Newsletter Subscribe
Australian Catholics Subscribe

Prayer blog: The Gift of the Mass

Genevieve Nicoll  |  13 October 2015

I have a confession to make: I’ve become a Mass junkie. There’s a hunger that’s developed recently that seems to be a grace. I have been wary of it, asked myself if it’s authentic, but the sense of consolation I feel makes me believe that the Lord is blessing me at the moment. 

My junkie-esque attendance at mass is a really recent occurrence; it happened only in the last half of this year. At the beginning of the year, I started going to mass more regularly and as time passed, it became more and more important to me.

I went overseas this July and for the first time when I’ve travelled, it seemed vital that I find mass wherever I went.  This experience released me from my entrenched habits of only attending mass at a particular church and at the same time on a Sunday. 

My eyes and heart were opened to the beautiful variety that exists in the expression of our Catholic faith, throughout the world, and even throughout the Archdiocese where I live. 

On my return, I felt like going to mass was an experience I needed to continue. I was liberated from my entrenched ideas and suddenly when I attended mass, I felt like I could hear God talking to me. 

I have discovered the joy of reading the daily prayers and prayer reflections. It’s a beautiful way to start the morning. If I make it to mass that day, the readings are familiar and they echo through me as I get the opportunity to hear them a second time. 

Considering that the gospels were largely passed down as an oral tradition for many years following Jesus’ death, it’s perhaps not surprising that hearing the Gospel spoken, read by the celebrant, has a special kind of power to touch us. 

The homily then gives me a chance to reflect on them a second time. 

Now, let’s be honest, homilies can be a bit of a mixed bag. There have been homilies that I have struggled with because they were too academic, too far outside my life experience, or too boring. 

There have also been homilies that have caused me to laugh out loud. Some have brought me to tears or really made me think. In my current pilgrimage around Canberra churches, I have been blessed to discover that there are certain priests who through their homilies and the power of the Holy Spirit have the ability to reach out and move me. 

There’s a Tuesday evening mass I attend because I am fascinated by what random topic this particular priest will talk about.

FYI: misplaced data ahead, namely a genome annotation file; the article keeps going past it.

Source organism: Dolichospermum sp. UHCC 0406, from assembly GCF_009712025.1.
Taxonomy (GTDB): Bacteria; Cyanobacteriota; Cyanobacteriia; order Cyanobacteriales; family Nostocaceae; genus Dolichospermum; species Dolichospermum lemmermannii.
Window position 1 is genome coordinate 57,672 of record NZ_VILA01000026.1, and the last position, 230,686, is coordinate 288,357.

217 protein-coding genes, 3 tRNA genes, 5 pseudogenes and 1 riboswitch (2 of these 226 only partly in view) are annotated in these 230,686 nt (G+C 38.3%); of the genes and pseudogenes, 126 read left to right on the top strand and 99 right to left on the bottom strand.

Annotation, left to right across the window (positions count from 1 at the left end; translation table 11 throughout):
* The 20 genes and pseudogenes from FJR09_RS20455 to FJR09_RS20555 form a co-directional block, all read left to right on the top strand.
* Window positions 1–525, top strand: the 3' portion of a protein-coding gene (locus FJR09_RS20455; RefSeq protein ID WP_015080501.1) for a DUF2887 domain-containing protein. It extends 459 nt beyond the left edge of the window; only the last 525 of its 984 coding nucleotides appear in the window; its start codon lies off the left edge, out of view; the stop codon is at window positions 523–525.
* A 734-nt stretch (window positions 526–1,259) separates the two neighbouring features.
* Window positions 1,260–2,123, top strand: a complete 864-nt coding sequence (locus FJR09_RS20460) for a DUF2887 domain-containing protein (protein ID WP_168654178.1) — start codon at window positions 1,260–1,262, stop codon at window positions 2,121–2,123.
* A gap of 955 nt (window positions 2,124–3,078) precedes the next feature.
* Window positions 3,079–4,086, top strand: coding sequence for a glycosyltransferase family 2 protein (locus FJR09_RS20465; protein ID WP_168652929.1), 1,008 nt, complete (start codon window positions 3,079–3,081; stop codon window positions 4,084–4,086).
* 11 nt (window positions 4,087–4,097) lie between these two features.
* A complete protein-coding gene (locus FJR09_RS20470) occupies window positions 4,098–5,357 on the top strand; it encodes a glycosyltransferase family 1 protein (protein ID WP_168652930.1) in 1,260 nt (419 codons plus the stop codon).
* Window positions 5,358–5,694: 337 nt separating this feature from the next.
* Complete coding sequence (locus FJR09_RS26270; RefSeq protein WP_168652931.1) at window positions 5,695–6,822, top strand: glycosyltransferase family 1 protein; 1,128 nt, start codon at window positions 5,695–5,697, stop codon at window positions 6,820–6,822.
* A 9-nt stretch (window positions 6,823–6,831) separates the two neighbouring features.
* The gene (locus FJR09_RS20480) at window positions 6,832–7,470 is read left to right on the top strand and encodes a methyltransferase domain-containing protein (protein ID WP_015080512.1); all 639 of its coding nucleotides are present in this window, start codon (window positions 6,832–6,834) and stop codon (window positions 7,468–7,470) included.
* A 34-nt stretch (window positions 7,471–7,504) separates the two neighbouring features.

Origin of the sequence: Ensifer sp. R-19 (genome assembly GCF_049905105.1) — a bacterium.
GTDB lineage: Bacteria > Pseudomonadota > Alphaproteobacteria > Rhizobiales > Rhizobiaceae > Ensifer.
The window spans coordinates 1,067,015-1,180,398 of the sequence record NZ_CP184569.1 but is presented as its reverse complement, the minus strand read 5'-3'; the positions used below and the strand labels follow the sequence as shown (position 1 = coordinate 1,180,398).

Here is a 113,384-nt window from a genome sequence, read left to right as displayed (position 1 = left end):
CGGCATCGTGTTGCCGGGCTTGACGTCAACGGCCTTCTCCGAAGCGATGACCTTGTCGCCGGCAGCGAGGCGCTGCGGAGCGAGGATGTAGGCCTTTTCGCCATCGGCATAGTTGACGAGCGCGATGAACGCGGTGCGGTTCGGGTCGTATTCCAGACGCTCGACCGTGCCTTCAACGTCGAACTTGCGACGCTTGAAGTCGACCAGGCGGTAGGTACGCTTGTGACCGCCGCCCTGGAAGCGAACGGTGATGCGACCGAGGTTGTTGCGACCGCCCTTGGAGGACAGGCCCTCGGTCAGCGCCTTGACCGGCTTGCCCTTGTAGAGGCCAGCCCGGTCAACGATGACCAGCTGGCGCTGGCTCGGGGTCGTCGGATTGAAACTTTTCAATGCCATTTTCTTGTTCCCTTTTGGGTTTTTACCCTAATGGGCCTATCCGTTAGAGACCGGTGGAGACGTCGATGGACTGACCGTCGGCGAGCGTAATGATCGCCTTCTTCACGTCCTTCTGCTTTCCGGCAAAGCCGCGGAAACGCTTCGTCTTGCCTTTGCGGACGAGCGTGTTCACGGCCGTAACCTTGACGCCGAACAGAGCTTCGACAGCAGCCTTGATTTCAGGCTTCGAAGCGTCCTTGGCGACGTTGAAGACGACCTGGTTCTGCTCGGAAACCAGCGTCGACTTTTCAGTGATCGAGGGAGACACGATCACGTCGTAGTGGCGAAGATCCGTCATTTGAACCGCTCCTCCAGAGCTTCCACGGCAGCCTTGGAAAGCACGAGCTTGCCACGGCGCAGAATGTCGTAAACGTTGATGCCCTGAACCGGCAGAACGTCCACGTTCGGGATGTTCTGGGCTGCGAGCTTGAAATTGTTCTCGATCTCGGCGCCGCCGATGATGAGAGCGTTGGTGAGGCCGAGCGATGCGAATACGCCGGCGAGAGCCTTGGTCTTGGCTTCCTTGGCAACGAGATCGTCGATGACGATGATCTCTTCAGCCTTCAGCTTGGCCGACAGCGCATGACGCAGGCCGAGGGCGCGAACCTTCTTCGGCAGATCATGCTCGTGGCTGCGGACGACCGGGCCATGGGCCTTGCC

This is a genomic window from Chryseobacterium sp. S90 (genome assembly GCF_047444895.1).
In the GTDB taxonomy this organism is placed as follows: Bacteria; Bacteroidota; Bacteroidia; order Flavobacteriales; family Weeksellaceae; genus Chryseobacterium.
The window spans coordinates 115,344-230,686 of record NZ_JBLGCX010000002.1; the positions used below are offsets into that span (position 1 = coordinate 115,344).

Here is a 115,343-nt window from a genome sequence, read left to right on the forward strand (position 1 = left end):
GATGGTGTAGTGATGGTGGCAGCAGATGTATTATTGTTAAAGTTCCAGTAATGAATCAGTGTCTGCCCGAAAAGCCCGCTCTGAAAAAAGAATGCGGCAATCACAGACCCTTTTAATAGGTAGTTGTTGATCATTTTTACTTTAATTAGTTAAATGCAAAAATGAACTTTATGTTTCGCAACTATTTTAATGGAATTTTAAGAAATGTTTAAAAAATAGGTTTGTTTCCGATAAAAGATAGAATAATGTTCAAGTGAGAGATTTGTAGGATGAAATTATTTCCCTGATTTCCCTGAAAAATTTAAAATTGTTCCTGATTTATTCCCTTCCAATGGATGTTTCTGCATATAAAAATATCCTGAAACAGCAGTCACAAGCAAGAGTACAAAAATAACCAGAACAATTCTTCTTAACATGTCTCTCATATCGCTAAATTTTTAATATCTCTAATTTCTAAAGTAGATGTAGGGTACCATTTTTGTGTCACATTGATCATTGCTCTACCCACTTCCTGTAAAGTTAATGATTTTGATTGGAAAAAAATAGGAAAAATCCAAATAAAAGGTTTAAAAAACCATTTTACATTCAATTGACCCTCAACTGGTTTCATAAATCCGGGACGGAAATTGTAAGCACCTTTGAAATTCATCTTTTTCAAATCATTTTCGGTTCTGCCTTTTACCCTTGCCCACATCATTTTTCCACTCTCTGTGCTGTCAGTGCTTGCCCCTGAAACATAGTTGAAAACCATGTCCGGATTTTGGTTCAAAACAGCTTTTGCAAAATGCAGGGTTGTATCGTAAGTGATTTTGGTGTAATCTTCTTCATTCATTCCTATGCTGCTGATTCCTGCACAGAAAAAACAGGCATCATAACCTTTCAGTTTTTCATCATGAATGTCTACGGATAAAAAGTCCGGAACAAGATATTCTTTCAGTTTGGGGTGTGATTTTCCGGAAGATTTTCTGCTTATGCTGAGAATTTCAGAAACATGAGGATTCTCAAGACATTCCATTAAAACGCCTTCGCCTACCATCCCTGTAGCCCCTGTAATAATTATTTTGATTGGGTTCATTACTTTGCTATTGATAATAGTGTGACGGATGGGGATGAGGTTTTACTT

There’s a lunchtime mass, where parishioners are taken on a journey throughout the week, each day a different interconnected chapter of the story. 

I am uplifted by the energy and enthusiasm of a priest at a charismatic Sunday mass. I marvelled at the most recent Sunday where the priest there managed to talk about fairies, catching monkeys in India, and St Ignatius of Loyola all in the same homily and still remain highly credible and engaging. 

Finally, most extraordinarily, there is a priest who gives down-to-earth humble homilies that reach behind my defences and go straight to my heart. 

It is one of his homilies that I credit for bringing me back to mass.

To be honest, like most people I think, the strength of my faith ebbs and flows. There are times when I attend mass and feel lacking in grace or humility, when my mind wanders and I am not very present. 

No matter where I am spiritually though, there is a something really comforting about being with God in his house, like visiting a favourite relative. 

I put my feet up and we have a chat or we hang out in silence together. 

Although God is with always with me, being in a church often allows me to block out everything else and focus on my relationship with him. 

When I am there, I feel so blessed to be invited to his table to share in His word and in Him.

Genevieve Nicoll is a Canberra public servant and coordinator of the youth and young adults group at St  Christopher’s Cathedral.

 

Photo: Zoltán Vörös; Flickr Creative Common  

 

 

Topic tags: ourrelationshipwithgod, thecatholictradition, prayer, liturgyandthesacraments, church-thepeopleofgod

Request permissions to reuse this article

Interested in more? Sign up to our weekly Catholic Teacher and Parish Life e-newsletters for the faith formation resources you need.

Catholic Teacher sign-up

Parish Life sign-up

This website uses cookies to give you the best, most relevant experience.

Using this website means you are okay with this.

You can change your cookies settings at any time and find out more about them by following this link